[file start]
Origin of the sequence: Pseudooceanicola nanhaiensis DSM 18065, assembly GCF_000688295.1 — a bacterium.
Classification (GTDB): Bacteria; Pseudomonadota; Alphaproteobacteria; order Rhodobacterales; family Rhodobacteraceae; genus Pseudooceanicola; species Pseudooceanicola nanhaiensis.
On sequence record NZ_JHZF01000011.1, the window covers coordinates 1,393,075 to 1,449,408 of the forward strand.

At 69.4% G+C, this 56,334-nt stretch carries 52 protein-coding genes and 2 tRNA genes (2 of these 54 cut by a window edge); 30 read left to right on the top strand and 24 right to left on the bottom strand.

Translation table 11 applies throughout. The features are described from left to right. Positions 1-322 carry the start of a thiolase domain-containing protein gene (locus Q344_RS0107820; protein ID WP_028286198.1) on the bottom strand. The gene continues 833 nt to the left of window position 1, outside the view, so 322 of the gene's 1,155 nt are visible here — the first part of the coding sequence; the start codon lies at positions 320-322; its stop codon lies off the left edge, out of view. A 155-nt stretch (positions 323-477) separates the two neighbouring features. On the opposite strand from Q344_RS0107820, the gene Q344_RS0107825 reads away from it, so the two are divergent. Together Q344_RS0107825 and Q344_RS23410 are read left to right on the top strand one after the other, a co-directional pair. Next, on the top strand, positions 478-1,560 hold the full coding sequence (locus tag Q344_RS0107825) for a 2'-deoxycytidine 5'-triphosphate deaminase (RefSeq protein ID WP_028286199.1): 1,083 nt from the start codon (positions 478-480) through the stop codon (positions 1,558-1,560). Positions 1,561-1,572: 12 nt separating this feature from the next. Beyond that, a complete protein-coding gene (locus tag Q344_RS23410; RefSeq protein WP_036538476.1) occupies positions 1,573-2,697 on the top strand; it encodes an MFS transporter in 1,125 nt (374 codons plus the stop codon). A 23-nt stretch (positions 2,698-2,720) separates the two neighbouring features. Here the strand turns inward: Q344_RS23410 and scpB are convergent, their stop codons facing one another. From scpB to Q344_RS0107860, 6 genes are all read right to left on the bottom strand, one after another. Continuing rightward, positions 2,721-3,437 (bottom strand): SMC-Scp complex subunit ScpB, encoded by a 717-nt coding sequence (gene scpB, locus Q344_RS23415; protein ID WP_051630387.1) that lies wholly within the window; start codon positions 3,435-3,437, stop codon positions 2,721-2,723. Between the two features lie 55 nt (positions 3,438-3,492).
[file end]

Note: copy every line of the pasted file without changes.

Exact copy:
Origin of the sequence: Pseudooceanicola nanhaiensis DSM 18065, assembly GCF_000688295.1 — a bacterium.
Classification (GTDB): Bacteria; Pseudomonadota; Alphaproteobacteria; order Rhodobacterales; family Rhodobacteraceae; genus Pseudooceanicola; species Pseudooceanicola nanhaiensis.
On sequence record NZ_JHZF01000011.1, the window covers coordinates 1,393,075 to 1,449,408 of the forward strand.

At 69.4% G+C, this 56,334-nt stretch carries 52 protein-coding genes and 2 tRNA genes (2 of these 54 cut by a window edge); 30 read left to right on the top strand and 24 right to left on the bottom strand.

Translation table 11 applies throughout. The features are described from left to right. Positions 1-322 carry the start of a thiolase domain-containing protein gene (locus Q344_RS0107820; protein ID WP_028286198.1) on the bottom strand. The gene continues 833 nt to the left of window position 1, outside the view, so 322 of the gene's 1,155 nt are visible here — the first part of the coding sequence; the start codon lies at positions 320-322; its stop codon lies off the left edge, out of view. A 155-nt stretch (positions 323-477) separates the two neighbouring features. On the opposite strand from Q344_RS0107820, the gene Q344_RS0107825 reads away from it, so the two are divergent. Together Q344_RS0107825 and Q344_RS23410 are read left to right on the top strand one after the other, a co-directional pair. Next, on the top strand, positions 478-1,560 hold the full coding sequence (locus tag Q344_RS0107825) for a 2'-deoxycytidine 5'-triphosphate deaminase (RefSeq protein ID WP_028286199.1): 1,083 nt from the start codon (positions 478-480) through the stop codon (positions 1,558-1,560). Positions 1,561-1,572: 12 nt separating this feature from the next. Beyond that, a complete protein-coding gene (locus tag Q344_RS23410; RefSeq protein WP_036538476.1) occupies positions 1,573-2,697 on the top strand; it encodes an MFS transporter in 1,125 nt (374 codons plus the stop codon). A 23-nt stretch (positions 2,698-2,720) separates the two neighbouring features. Here the strand turns inward: Q344_RS23410 and scpB are convergent, their stop codons facing one another. From scpB to Q344_RS0107860, 6 genes are all read right to left on the bottom strand, one after another. Continuing rightward, positions 2,721-3,437 (bottom strand): SMC-Scp complex subunit ScpB, encoded by a 717-nt coding sequence (gene scpB, locus Q344_RS23415; protein ID WP_051630387.1) that lies wholly within the window; start codon positions 3,435-3,437, stop codon positions 2,721-2,723. Between the two features lie 55 nt (positions 3,438-3,492).